When talking about retention, law enforcement agencies have been facing challenges with retaining their officers. Although problems associated with turnover effect all careers, there has been a significant rise in turnover rates within local law enforcement. Agencies invest a great deal of time, money, and other resources into training officers with the intentions of having them on their team for a while. This research aims to investigate different variables that may be related to officer retention within Sheriffs’ Offices. A cross-sectional survey was sent to all 123 Sheriffs’ Offices in the Commonwealth of Virginia for data collection. Although literature suggests ...


The Racialization Of Juvenile Justice And The Role Of The Defense Attorney, Tamar R. Birckhead 2017 Yale Law School

The Racialization Of Juvenile Justice And The Role Of The Defense Attorney, Tamar R. Birckhead

Boston College Law Review

The existence of structural racism is not new. In fact, as the second decade of the twenty-first century comes to a close, there is evidence of a national political openness to acknowledging the phenomenon. This Article seizes upon this openness as it seeks to provide a fuller understanding of how structural racism operates within a branch of the criminal justice system that is often overlooked—the juvenile justice system. The Article offers a definition of racialization that acknowledges its multi-dimensional and fluid nature and the ways it is perpetuated via juvenile court rhetoric, processing, and procedure. It demonstrates how the ...


Bureaucracy As Violence, Jonathan Weinberg 2017 Wayne State University

Bureaucracy As Violence, Jonathan Weinberg

Michigan Law Review

Review of The Utopia of Rules: On Technology, Stupidity, and the Secret Joys of Bureaucracy by David Graeber.


Freezing The Status Quo In Criminal Investigations: The Melting Of Probable Cause And Warrent Requirements, Fernand N. Dutile 2017 Notre Dame Law School

Freezing The Status Quo In Criminal Investigations: The Melting Of Probable Cause And Warrent Requirements, Fernand N. Dutile

Fernand "Tex" N. Dutile

No abstract provided.


Sentencing Reform: The Power Of Reasons, R. Michael Cassidy, Robert L. Ullmann 2017 Boston College Law School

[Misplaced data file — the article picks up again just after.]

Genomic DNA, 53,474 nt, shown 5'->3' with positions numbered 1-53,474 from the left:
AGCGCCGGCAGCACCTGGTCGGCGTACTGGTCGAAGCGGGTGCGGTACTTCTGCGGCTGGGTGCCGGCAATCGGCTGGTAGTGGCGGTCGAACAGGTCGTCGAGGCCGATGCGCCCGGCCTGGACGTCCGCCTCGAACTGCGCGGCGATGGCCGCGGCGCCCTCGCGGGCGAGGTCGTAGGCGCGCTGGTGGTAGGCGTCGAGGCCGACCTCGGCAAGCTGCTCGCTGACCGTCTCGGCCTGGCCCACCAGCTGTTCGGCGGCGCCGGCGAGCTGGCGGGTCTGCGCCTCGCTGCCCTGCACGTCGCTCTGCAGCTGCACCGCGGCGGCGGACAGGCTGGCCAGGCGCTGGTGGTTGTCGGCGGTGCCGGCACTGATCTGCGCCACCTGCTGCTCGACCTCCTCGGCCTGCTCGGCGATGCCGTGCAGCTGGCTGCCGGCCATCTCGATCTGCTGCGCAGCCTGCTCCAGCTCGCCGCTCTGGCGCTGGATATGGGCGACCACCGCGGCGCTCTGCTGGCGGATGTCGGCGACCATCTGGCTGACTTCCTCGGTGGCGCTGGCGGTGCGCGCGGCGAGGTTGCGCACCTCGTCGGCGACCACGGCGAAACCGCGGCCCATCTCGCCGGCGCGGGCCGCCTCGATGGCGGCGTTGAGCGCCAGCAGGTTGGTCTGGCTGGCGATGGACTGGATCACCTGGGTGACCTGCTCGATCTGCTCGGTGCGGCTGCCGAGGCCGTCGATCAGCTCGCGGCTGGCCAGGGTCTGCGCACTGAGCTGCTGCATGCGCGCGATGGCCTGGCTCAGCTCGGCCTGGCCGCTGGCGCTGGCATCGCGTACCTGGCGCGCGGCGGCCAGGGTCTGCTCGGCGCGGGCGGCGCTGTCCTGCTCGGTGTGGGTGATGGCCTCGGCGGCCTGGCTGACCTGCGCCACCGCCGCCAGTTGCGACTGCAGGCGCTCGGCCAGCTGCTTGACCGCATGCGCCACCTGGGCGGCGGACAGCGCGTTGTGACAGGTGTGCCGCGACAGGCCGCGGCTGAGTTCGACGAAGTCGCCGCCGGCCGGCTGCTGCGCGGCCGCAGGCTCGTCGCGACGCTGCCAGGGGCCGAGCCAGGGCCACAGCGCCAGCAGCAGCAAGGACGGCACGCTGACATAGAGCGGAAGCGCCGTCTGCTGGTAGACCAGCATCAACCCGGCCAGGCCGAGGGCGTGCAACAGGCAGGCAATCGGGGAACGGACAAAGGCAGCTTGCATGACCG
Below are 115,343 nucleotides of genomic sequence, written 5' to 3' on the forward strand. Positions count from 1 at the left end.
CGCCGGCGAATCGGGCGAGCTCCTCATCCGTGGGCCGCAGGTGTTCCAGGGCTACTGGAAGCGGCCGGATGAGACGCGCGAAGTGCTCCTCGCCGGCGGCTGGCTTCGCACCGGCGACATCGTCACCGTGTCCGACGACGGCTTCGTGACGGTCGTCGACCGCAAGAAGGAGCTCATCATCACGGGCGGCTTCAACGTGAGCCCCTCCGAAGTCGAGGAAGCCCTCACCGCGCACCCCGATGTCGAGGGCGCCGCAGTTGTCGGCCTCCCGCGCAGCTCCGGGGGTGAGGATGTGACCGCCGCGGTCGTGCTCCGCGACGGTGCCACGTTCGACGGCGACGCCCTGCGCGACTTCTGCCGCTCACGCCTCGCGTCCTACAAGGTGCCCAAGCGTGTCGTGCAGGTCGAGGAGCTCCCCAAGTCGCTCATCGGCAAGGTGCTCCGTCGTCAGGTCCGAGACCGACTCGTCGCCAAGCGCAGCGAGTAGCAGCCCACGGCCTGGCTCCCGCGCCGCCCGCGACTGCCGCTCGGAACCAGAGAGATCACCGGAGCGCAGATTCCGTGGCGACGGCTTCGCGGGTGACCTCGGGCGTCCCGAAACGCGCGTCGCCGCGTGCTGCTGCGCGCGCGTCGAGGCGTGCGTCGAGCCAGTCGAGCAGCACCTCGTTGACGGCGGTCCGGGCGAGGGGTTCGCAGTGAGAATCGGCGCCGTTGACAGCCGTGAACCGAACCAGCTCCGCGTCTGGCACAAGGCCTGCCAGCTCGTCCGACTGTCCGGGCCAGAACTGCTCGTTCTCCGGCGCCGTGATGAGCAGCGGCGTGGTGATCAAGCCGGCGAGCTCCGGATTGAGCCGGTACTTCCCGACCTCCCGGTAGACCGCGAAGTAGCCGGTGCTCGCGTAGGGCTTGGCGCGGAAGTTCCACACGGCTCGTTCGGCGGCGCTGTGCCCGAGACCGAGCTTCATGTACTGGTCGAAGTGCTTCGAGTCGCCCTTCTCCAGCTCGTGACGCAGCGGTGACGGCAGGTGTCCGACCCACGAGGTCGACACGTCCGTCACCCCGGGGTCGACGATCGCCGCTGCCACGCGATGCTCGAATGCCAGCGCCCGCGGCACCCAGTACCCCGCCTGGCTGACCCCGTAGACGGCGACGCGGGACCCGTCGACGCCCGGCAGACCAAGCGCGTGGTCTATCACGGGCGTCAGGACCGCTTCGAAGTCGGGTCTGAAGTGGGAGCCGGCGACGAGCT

Sentencing Reform: The Power Of Reasons, R. Michael Cassidy, Robert L. Ullmann

R. Michael Cassidy

No abstract provided.


Unintended Consequences: Addressing The Impact Of Domestic Violence Mandatory And Pro-Arrest Policies And Practices On Girls And Young Women, Francine T. Sherman 2017 Boston College Law School

Unintended Consequences: Addressing The Impact Of Domestic Violence Mandatory And Pro-Arrest Policies And Practices On Girls And Young Women, Francine T. Sherman

Francine T. Sherman

The OJJDP-funded National Girls Initiative and the Office on Violence Against Women (OVW) convened a roundtable of advocates to discuss the unintended consequences of mandatory and pro-arrest policies for domestic violence on girls and young women. Out of that convening arose this summary report, Unintended Consequences: Addressing the Impact of Domestic Violence Mandatory and Pro-Arrest Policies and Practices on Girls and Young Women. Our hope is that this summary report fuels a conversation about the unintended consequences and impact of mandatory and pro-arrest domestic violence policies on girls, young women, and women, as well as the disproportionate impact on communities ...


Bail Reform: New Directions For Pretrial Detention And Release, Megan Stevenson, Sandra G. Mayson 2017 University of Pennsylvania

Bail Reform: New Directions For Pretrial Detention And Release, Megan Stevenson, Sandra G. Mayson

Faculty Scholarship

Our current pretrial system imposes high costs on both the people who are detained pretrial and the taxpayers who foot the bill. These costs have prompted a surge of bail reform around the country. Reformers seek to reduce pretrial detention rates, as well as racial and socioeconomic disparities in the pretrial system, while simultaneously improving appearance rates and reducing pretrial crime. The current state of pretrial practice suggests that there is ample room for improvement. Bail hearings are often cursory, with no defense counsel present. Money-bail practices lead to high rates of detention even among misdemeanor defendants and those who ...


Draft Report Of The Somali Criminal Law Recodification Initiative, Paul H. Robinson, Criminal Law Research Group 2017 University of Pennsylvania Law School

Draft Report Of The Somali Criminal Law Recodification Initiative, Paul H. Robinson, Criminal Law Research Group

Faculty Scholarship

The Government of Somalia and the International Development Law Organization (IDLO) jointly commissioned the drafting of a modern criminal code for Somalia that embodies fundamental Islamic principles. The proposed code developed by the Criminal Law Research Group in cooperation with the major Somali players of the criminal justice process is a modern and comprehensive penal code incorporating numerous cutting-edge innovations in drafting forms, code structure, and criminal law doctrine. It is also the first and only such code incorporating the major tenets and principles of Islamic law as currently practiced in Somalia. This two-volume report to the Somali Working Group ...